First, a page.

Similarly, if implementation of the Clean Power Plan is not stayed by the D.C. Circuit next year, the long timeline for a legal challenge may result in irreversible changes to affected industries regardless of whether the rule is ultimately upheld by the courts. Most states are proceeding with the development of SIPs, rather than waiting for imposition of an EPA FIP, and this process alone is likely to build Clean Power Plan compliance momentum even as litigation proceeds. That momentum may be hard to reverse later, if the rule is struck down, because many power sector participants – particularly regulated utilities – must make capital investment and long-term strategic decisions years in advance. Such decisions will likely be formulated coterminously with state SIP development, even before SIPs are approved by EPA and then finalized.
Another reason why vigorous challenges to the Clean Power Plan may not stem major changes within the electric power industry is that other regulations are pushing the industry away from traditional coal-fired power generation at a rapid rate. A recent series of important EPA rules, including MATS and separate regulations targeted at coal ash management and cooling water intake, has driven major strategic planning efforts by utilities and other power producers. State renewable energy mandates have also driven a shift away from fossil fuel power generation.
Perhaps most important, a several-year trend of relatively low natural gas and wind energy prices has led to some displacement of coal generation on purely economic terms. Recent heavy investment in natural gas storage and transportation infrastructure, as well as in wind generation and transmission infrastructure, indicates a continued market-driven decline in coal-fired power generation over the next decade.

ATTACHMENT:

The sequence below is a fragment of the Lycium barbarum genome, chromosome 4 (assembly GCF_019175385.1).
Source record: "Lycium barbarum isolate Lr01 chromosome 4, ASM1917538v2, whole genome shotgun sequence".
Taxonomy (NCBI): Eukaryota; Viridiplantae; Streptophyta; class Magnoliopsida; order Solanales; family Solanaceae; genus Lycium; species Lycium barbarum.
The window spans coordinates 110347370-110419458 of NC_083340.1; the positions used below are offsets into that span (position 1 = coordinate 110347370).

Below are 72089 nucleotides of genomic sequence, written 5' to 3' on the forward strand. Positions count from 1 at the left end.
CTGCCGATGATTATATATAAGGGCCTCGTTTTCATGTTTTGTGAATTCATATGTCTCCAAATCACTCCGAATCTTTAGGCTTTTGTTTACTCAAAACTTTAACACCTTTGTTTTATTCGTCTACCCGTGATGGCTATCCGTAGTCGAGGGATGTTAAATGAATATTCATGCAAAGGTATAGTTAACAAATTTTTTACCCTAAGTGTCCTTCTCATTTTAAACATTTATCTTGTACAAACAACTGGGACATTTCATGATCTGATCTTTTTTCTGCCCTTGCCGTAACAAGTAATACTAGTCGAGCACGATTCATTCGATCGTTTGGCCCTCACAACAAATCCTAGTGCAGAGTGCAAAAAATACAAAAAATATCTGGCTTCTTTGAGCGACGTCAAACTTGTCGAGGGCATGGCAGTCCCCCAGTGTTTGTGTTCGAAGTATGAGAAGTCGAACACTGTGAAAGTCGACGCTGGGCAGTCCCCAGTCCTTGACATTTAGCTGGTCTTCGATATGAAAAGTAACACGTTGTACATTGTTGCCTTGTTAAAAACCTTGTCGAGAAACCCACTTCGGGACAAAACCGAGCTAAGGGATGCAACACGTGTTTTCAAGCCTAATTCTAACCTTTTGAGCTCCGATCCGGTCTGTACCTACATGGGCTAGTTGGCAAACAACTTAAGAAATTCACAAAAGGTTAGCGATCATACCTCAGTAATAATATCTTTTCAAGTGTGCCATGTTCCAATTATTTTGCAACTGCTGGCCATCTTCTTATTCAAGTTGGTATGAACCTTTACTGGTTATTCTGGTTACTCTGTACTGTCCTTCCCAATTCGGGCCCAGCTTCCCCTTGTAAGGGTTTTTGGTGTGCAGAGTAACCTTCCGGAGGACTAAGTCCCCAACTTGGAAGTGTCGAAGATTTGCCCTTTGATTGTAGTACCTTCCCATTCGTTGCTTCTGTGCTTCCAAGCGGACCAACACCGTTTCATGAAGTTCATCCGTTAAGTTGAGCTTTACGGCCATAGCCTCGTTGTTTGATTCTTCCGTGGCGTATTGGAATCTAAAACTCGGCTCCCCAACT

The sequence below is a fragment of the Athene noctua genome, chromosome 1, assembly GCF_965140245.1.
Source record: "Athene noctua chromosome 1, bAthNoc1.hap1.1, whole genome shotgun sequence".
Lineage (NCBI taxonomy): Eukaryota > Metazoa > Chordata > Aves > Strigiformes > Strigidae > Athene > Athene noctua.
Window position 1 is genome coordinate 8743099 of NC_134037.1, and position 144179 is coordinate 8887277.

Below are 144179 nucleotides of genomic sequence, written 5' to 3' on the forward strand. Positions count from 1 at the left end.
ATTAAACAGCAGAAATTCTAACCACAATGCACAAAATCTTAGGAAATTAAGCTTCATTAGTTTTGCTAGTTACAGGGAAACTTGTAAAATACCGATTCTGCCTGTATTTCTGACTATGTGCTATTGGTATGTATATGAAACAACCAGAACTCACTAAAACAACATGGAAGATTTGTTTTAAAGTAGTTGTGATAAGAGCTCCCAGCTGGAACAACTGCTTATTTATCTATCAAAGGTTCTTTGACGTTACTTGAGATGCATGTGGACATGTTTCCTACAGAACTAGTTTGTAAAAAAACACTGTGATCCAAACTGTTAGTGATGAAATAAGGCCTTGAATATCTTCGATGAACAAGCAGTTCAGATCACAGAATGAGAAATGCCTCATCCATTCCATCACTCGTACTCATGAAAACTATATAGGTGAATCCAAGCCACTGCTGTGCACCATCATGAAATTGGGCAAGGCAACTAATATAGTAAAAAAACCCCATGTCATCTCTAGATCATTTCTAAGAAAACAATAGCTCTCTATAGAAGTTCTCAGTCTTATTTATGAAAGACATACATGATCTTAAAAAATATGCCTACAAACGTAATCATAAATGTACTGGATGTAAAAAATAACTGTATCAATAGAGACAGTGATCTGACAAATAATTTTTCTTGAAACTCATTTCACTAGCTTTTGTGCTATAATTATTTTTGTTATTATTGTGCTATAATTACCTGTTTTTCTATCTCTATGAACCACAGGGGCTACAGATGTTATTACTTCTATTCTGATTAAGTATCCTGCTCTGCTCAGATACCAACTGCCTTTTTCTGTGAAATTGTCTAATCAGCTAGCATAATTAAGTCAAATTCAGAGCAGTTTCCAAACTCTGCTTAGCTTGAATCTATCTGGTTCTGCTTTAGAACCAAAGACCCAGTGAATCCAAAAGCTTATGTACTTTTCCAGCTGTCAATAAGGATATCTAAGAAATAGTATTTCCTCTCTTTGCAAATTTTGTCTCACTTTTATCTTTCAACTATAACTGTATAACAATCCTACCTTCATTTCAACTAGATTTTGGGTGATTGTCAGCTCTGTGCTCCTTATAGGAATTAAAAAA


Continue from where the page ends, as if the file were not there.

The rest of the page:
No matter the success or failure of high-profile legal challenges to the Clean Power Plan, the rule is likely to result in substantial changes to the power sector before its legal fate is known. And even if struck down, the Clean Power Plan is only one facet of an evolving new electric generation paradigm that is likely here to stay in one form or another.
The opinions expressed in this article are those of the authors and do not necessarily reflect the views of the firm or its clients. This article is for general informational purposes and is not intended to be, and should not be taken as, legal advice.